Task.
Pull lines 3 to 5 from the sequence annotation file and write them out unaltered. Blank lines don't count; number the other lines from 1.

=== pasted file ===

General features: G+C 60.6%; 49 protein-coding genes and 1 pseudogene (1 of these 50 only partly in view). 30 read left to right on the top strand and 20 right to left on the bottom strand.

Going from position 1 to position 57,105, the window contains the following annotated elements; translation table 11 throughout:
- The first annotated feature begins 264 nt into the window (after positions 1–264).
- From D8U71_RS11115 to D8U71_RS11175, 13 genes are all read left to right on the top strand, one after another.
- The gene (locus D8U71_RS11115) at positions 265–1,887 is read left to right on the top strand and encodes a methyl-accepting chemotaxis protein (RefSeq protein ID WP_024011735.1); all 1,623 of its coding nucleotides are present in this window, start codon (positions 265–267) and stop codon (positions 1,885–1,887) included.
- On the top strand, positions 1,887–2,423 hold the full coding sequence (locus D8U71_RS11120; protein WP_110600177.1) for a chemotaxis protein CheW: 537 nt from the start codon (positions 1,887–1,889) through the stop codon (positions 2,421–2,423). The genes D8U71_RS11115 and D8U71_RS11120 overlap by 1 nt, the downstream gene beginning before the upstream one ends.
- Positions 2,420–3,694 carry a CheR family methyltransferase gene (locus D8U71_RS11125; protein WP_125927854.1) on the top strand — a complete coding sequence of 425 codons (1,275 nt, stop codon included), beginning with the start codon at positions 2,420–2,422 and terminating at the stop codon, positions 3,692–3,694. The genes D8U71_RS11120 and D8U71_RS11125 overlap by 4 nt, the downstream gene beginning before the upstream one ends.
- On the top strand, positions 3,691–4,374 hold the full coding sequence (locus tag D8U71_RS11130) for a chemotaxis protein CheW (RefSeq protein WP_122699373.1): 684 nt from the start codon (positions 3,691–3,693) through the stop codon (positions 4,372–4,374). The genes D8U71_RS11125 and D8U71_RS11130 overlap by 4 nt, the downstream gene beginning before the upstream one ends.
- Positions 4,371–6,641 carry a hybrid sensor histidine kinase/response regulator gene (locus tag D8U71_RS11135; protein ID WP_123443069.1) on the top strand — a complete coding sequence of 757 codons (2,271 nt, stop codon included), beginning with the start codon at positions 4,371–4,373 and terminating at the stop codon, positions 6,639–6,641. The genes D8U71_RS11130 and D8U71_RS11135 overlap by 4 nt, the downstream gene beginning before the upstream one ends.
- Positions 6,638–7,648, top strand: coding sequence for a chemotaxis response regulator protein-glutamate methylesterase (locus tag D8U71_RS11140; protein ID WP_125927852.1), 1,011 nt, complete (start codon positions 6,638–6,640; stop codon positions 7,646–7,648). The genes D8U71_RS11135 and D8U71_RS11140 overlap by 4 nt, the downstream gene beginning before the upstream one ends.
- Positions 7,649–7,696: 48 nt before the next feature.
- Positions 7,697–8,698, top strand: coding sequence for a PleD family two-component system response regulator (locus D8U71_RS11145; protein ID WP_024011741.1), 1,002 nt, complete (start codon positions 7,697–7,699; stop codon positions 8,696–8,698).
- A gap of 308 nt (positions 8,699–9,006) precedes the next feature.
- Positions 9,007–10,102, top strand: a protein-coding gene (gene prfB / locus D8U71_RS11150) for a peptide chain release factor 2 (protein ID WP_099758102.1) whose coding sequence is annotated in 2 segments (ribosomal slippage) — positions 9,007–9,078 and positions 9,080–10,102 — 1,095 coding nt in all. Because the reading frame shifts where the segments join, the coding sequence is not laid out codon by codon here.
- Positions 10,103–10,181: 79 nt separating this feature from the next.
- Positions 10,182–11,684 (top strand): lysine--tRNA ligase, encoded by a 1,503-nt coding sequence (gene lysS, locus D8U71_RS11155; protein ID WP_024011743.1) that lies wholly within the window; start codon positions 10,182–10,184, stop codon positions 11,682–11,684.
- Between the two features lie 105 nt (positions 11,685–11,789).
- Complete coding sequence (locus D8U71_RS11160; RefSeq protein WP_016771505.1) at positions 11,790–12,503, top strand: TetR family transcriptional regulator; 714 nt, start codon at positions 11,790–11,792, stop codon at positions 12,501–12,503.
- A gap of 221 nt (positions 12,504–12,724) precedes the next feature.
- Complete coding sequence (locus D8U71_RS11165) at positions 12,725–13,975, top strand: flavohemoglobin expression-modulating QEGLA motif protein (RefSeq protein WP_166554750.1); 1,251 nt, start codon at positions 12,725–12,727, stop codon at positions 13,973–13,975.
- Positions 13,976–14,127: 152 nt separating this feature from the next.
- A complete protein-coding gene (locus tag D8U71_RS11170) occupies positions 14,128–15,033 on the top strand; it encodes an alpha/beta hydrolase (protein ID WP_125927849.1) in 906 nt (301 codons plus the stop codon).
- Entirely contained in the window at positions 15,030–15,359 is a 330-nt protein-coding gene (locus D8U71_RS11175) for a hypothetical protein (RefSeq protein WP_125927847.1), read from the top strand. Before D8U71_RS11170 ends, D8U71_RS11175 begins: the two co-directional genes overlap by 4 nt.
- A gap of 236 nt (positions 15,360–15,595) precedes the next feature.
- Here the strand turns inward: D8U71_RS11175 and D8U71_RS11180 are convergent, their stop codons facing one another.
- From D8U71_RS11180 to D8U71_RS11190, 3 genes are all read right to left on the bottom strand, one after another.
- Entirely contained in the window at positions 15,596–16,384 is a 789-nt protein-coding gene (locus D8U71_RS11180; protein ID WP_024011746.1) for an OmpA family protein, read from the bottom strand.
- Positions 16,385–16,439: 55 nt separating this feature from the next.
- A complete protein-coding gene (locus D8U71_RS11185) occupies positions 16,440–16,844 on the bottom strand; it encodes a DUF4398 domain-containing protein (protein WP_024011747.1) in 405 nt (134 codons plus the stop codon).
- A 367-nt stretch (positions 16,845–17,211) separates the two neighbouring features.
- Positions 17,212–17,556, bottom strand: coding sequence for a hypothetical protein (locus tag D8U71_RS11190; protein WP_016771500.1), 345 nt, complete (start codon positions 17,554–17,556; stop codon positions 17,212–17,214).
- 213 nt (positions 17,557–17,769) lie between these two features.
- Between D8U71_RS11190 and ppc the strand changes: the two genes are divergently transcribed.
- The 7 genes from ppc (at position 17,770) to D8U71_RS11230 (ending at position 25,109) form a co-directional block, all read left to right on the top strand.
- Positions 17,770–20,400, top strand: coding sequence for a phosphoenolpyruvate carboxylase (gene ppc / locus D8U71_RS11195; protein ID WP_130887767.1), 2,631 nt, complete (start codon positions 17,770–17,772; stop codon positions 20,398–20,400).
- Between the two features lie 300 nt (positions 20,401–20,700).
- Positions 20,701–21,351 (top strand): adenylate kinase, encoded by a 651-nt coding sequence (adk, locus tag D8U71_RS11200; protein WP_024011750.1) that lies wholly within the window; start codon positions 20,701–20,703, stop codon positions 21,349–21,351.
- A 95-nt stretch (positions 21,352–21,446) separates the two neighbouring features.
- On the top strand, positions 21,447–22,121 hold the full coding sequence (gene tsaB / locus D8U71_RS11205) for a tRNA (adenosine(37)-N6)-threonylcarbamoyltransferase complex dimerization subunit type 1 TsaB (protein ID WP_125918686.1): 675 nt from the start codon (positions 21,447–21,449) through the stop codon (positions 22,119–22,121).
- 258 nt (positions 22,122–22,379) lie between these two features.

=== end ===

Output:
- The first annotated feature begins 264 nt into the window (after positions 1–264).
- From D8U71_RS11115 to D8U71_RS11175, 13 genes are all read left to right on the top strand, one after another.
- The gene (locus D8U71_RS11115) at positions 265–1,887 is read left to right on the top strand and encodes a methyl-accepting chemotaxis protein (RefSeq protein ID WP_024011735.1); all 1,623 of its coding nucleotides are present in this window, start codon (positions 265–267) and stop codon (positions 1,885–1,887) included.